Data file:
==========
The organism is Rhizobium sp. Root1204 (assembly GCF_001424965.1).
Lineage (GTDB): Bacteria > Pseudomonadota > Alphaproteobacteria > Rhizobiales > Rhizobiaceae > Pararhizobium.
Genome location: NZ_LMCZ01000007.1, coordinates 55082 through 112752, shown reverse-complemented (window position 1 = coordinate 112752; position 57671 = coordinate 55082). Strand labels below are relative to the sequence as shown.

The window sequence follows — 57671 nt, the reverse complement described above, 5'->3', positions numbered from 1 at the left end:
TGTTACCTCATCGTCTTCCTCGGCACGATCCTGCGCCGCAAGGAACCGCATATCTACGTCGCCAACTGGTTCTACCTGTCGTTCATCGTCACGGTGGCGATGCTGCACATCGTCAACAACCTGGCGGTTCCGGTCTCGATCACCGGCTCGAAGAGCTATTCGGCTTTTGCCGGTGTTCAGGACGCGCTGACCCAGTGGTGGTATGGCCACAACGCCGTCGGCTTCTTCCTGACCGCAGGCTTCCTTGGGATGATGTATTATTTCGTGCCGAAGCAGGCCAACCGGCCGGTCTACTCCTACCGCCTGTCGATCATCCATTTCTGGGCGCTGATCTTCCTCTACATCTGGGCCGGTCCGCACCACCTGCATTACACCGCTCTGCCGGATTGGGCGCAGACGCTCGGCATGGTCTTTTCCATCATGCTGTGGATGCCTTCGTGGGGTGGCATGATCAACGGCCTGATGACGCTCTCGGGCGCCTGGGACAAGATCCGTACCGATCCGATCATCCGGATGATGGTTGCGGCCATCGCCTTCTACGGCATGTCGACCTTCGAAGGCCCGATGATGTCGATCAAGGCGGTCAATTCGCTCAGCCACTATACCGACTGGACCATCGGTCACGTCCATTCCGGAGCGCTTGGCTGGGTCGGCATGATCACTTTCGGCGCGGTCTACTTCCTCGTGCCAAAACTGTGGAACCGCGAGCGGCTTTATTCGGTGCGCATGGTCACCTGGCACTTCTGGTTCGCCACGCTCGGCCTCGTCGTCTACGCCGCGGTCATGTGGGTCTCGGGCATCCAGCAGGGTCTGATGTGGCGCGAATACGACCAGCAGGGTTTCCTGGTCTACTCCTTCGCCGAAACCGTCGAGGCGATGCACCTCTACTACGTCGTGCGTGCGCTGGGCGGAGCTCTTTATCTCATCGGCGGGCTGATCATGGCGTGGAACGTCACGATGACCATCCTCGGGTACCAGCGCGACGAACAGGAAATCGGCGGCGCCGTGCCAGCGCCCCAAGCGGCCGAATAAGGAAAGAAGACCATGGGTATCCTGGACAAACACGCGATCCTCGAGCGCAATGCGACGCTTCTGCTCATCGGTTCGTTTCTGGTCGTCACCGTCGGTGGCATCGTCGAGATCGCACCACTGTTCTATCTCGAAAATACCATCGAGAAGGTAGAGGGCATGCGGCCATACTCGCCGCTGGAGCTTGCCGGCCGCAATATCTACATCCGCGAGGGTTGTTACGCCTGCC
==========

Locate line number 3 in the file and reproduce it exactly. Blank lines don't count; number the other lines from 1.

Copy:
Genome location: NZ_LMCZ01000007.1, coordinates 55082 through 112752, shown reverse-complemented (window position 1 = coordinate 112752; position 57671 = coordinate 55082). Strand labels below are relative to the sequence as shown.